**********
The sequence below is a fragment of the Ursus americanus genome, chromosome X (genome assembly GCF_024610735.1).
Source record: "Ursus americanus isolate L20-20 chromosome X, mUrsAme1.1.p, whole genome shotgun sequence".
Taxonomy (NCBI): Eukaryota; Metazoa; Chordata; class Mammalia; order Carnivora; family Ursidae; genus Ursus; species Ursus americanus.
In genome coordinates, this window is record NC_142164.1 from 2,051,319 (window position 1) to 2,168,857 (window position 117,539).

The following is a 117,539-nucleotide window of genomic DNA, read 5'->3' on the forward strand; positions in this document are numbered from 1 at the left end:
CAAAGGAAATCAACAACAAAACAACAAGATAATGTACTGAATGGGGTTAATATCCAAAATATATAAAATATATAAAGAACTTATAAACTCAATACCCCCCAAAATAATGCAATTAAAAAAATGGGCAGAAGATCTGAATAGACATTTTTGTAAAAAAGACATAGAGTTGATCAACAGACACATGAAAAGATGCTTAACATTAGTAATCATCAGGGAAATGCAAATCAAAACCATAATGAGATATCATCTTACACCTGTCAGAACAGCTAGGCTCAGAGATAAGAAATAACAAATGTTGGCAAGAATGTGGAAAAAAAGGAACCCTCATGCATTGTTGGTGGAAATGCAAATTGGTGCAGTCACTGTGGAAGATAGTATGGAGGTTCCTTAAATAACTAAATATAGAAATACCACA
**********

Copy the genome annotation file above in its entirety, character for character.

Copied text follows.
The sequence below is a fragment of the Ursus americanus genome, chromosome X (genome assembly GCF_024610735.1).
Source record: "Ursus americanus isolate L20-20 chromosome X, mUrsAme1.1.p, whole genome shotgun sequence".
Taxonomy (NCBI): Eukaryota; Metazoa; Chordata; class Mammalia; order Carnivora; family Ursidae; genus Ursus; species Ursus americanus.
In genome coordinates, this window is record NC_142164.1 from 2,051,319 (window position 1) to 2,168,857 (window position 117,539).

The following is a 117,539-nucleotide window of genomic DNA, read 5'->3' on the forward strand; positions in this document are numbered from 1 at the left end:
CAAAGGAAATCAACAACAAAACAACAAGATAATGTACTGAATGGGGTTAATATCCAAAATATATAAAATATATAAAGAACTTATAAACTCAATACCCCCCAAAATAATGCAATTAAAAAAATGGGCAGAAGATCTGAATAGACATTTTTGTAAAAAAGACATAGAGTTGATCAACAGACACATGAAAAGATGCTTAACATTAGTAATCATCAGGGAAATGCAAATCAAAACCATAATGAGATATCATCTTACACCTGTCAGAACAGCTAGGCTCAGAGATAAGAAATAACAAATGTTGGCAAGAATGTGGAAAAAAAGGAACCCTCATGCATTGTTGGTGGAAATGCAAATTGGTGCAGTCACTGTGGAAGATAGTATGGAGGTTCCTTAAATAACTAAATATAGAAATACCACA